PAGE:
Max and Friend appear to be having a Steinbeck moment here. Even if you're not literary, we think you'll enjoy this story.
Some Terrible Figs Been Happening
That Spring, Max had his bunk in the harness-room, a little shed that leaned off the wall of the barn. He had accumulated more possessions than he could carry on my back. He possessed several pears, a pair of rubber gloves and a single barrel. And he had books, too. A tattered copy of Lawrence and Hardy: Literary Laughter and all of Barbara Cartland's code books. He had a few dirty magazines in a box labelled 'Secret' hidden on top of his bed. A large nail hung from a pair of gold rimmed spectacles he wore over his eyes.
It was Saturday night. Max sat on his bunk. In one hand he held a bottle of liniment, with the other he rubbed his trunk. Noiselessly, I appeared in the doorway.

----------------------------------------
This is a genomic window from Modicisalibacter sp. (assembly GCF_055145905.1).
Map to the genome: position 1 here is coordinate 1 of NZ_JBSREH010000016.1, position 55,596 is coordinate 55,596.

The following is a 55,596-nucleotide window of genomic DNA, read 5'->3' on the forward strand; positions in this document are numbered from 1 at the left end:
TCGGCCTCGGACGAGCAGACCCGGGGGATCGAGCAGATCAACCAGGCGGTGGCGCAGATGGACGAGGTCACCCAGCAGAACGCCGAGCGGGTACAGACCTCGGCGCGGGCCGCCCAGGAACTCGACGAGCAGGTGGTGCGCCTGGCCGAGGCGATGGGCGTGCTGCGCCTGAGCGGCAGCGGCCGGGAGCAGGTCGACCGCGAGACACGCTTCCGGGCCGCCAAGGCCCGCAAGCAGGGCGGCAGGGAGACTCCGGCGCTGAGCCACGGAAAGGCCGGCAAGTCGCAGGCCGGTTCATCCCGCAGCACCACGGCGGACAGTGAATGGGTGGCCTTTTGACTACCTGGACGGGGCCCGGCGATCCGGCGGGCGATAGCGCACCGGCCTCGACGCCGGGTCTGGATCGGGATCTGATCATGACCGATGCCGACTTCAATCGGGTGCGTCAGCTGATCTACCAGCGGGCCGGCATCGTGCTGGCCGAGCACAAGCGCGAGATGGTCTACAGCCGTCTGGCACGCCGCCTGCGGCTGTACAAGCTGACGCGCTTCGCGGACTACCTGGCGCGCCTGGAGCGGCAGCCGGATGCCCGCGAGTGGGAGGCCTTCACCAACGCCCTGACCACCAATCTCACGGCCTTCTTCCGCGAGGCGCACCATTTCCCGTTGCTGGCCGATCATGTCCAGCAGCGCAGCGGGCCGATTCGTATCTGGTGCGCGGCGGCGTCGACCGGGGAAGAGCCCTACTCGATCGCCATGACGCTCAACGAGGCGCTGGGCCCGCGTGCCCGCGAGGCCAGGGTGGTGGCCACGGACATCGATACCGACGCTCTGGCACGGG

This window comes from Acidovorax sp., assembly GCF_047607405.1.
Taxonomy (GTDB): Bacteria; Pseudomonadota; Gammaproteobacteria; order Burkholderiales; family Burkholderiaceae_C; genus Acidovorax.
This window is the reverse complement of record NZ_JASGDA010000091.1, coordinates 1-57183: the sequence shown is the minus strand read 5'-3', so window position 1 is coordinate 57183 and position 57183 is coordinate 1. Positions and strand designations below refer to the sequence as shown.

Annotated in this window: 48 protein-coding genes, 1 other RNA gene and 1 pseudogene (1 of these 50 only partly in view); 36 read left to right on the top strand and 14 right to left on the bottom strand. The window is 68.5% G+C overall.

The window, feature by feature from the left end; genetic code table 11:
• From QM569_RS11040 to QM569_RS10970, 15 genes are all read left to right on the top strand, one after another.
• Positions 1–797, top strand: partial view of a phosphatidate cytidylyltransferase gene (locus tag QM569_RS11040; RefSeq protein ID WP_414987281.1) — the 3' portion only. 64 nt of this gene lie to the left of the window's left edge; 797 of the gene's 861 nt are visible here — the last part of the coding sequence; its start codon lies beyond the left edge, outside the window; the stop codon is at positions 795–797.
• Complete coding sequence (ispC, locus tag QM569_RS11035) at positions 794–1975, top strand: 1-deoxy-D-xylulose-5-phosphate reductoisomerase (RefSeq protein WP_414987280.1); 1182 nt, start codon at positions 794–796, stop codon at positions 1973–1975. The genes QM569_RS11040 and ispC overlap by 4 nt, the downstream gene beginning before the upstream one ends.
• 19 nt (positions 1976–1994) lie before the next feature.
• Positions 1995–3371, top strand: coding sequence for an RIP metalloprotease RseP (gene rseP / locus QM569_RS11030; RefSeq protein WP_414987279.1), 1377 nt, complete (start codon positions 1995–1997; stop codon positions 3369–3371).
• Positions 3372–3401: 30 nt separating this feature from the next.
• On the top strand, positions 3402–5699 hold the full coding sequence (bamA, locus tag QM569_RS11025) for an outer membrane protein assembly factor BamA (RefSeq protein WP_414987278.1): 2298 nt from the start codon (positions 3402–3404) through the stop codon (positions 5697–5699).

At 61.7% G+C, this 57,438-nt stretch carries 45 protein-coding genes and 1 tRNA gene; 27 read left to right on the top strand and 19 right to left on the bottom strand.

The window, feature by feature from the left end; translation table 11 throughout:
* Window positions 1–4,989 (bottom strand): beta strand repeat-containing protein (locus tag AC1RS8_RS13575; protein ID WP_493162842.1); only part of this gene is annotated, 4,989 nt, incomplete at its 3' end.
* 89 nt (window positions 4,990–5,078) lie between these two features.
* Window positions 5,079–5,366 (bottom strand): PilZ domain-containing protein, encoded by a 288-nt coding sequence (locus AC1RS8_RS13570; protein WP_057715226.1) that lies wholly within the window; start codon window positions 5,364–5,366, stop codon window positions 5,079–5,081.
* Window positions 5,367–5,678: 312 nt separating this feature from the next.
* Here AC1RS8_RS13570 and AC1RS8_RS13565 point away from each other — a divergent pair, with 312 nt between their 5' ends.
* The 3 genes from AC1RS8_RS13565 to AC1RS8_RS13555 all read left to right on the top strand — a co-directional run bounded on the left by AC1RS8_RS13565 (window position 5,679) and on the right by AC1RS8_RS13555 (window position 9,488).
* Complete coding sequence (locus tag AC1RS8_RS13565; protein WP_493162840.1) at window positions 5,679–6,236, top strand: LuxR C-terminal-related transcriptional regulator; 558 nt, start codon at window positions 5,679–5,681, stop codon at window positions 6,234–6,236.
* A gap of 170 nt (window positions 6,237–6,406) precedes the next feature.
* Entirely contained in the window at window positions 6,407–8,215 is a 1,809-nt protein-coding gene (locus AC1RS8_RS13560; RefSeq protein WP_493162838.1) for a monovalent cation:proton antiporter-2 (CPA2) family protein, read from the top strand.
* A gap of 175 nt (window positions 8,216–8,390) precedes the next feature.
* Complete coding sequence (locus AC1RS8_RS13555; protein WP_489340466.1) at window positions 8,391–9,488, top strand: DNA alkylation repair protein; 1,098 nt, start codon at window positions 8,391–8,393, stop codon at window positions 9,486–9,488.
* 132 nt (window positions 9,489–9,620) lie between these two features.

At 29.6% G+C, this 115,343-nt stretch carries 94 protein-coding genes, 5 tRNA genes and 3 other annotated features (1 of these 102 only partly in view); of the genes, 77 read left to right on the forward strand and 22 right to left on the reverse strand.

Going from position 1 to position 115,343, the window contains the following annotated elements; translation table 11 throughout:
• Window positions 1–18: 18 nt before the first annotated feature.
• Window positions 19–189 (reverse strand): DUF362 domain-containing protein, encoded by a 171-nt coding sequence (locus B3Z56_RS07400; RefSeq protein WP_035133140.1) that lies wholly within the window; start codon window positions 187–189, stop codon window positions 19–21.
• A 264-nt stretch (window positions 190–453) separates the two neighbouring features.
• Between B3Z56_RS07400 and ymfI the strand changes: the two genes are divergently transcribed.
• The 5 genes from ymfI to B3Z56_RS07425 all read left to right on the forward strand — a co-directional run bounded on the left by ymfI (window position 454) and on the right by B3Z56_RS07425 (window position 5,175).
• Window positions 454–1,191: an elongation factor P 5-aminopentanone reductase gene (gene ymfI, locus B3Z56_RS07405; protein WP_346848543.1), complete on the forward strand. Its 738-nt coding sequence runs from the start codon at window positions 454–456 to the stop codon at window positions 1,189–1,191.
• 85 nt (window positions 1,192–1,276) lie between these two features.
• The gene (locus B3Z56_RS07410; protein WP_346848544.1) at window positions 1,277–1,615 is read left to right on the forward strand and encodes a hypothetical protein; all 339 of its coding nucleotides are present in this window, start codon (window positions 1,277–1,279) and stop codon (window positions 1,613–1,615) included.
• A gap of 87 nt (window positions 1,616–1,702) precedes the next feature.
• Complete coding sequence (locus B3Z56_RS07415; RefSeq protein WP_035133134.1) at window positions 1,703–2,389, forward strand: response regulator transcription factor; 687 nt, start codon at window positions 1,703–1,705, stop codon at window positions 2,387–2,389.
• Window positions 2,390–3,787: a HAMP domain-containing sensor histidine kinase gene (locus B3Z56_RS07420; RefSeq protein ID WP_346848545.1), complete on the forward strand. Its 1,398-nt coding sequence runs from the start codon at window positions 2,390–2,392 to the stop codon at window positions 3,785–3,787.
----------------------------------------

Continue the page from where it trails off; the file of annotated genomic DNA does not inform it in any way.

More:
Max said sharply: 'You got no right to come in my room. This here's my room. Nobody got any right in here but me.'
'Just came to look at my puppy,' I said. 'And I seen your light.'
Outside, the little evening breeze blew over the clearing and the leaves rustled and the wind waves flowed up the green pool.
Max said craftily: 'Tell me like you done before.'
I said: 'Guys like us got no family. They make a little stake an' then they blow it. They ain't got nobody in the world, not even robots.' I clambered on the bed and kicked Max to the floor so as I could get a better look at the back of his fat blue head, at the place where the spine and skull were joined.
'We'll have a cow,' said Max, 'An' we'll have maybe a pig an' chickens. An' down the flat we'll have a little piece of alfalfa.'
I raised the gun and brought the muzzle to the back of Max's head. I pulled the trigger. Max jarred and settled slowly to the sand.
After I'd cleared him up and taken the bins out, I wrote a letter to his mother:
Dear Max's Mother,
He didn't have no fun. And he stank to beat hell. I shot him for you so that it wouldn't be you that done it.
The Big Time was snapping its fingers and asking for Max.